such as "Introduction", "Conclusion"..etc
January 2009 — You may never hear fruit
flies snore, but rest assured that when you're asleep they are too.
According to research published in the January 2009 issue of the
journal Genetics scientists from the University of Missouri-Kansas City
have shown that the circadian rhythms (sleep/wake cycles) of fruit
flies and vertebrates are regulated by some of the same "cellular
machinery" as that of humans.
This study is significant because the sleep-regulating enzyme
analyzed in this research is one of only a few possible drug targets
for circadian problems that can lead to seasonal affective disorder
(SAD), insomnia, and possibly some cancers.
"Modern society functions 24 hours a day and has produced more
circadian problems than our ancestors ever faced," said Jeffrey Price,
Ph.D., the senior scientist involved in the research. "I hope our work
will allow us to better understand and alleviate these problems."
In addition to showing that this drug target has similar circadian
functions in flies and humans, the study confirms that fruit flies are
attractive and viable animal models for circadian research because
their circadian "machinery" is remarkably similar to that in humans and
they can be bred easily and rapidly. Moreover, this study provides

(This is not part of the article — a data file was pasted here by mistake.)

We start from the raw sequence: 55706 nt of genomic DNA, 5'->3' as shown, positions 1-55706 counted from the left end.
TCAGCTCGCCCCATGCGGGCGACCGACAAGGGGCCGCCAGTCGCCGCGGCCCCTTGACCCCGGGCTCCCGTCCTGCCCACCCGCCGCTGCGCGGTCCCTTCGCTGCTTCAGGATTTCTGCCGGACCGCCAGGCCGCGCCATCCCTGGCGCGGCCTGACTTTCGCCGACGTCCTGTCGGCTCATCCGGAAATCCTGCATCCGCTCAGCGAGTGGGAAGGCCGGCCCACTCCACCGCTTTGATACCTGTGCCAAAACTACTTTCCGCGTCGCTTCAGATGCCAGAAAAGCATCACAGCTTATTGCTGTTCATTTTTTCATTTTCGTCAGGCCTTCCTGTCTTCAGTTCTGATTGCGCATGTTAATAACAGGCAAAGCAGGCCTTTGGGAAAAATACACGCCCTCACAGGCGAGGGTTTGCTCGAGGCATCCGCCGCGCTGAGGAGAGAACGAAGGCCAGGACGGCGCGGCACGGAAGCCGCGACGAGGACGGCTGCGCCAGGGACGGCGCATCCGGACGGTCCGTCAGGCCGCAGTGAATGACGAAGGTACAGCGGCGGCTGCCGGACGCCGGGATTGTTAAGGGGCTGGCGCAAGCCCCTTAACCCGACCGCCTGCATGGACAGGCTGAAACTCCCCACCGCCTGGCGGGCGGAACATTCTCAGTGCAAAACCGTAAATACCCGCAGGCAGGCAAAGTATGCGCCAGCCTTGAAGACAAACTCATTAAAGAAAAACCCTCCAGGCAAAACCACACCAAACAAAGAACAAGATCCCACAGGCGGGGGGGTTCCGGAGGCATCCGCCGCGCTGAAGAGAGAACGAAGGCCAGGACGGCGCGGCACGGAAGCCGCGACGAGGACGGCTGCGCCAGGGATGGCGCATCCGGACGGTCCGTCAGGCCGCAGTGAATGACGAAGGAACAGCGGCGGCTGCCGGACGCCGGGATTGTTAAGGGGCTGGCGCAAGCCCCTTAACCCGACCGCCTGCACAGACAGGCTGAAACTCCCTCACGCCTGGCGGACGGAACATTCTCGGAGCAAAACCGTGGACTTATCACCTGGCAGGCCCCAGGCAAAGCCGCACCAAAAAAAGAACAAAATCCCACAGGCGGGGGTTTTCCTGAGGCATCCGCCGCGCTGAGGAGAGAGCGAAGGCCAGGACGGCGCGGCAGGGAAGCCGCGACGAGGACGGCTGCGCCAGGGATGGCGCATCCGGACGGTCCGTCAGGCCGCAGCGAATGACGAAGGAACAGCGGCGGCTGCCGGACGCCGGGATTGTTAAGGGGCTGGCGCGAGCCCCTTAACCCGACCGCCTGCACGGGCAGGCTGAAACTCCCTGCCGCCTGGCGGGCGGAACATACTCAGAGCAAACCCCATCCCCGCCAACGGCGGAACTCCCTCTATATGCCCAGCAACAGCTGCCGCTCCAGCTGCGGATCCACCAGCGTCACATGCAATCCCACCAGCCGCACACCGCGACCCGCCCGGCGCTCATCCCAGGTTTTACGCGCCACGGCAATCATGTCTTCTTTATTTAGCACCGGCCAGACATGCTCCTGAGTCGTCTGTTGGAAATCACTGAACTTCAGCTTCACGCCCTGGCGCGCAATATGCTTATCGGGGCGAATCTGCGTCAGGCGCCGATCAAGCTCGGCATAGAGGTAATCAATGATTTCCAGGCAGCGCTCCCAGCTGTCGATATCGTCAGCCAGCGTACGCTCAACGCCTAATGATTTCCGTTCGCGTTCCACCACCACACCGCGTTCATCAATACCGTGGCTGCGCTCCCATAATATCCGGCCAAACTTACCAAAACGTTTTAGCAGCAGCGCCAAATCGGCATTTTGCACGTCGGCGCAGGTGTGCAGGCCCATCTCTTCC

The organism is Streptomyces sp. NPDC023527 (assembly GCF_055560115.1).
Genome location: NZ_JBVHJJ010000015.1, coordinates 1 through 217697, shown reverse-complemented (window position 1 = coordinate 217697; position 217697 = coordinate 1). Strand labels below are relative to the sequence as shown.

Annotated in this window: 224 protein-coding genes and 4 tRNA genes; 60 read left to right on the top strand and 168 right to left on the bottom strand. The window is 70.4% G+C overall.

compelling evidence that from an evolutionary point of view, circadian
rhythms have been virtually unchanged since the days when humans and
fruit flies shared a common ancestor.
Price and his colleagues made this discovery using a combination of
biochemical and genetic approaches. For the biochemical approaches,
normal and mutated versions of the fruit fly's sleep-regulating enzyme
(DBT protein kinase) were expressed in insect cells and purified to
determine how well each would work. The genetic approaches involved
altering fruit flies to have the same sleep-altering gene mutations as
vertebrates. The mutant proteins (either the fruit fly or vertebrate
protein) were expressed in the fruit fly's circadian neurons and
produced very similar effects on the fruit fly's circadian period.
According to the Centers for Disease Control and Prevention, more
than 25 percent of the U.S. population report not getting enough sleep
on occasion, while almost 10 percent experience chronic insomnia.
Insufficient sleep is associated with several diseases and conditions,
such as diabetes, cardiovascular disease, obesity, and depression. It
also is responsible for accidents that cause substantial injury and
disability each year.
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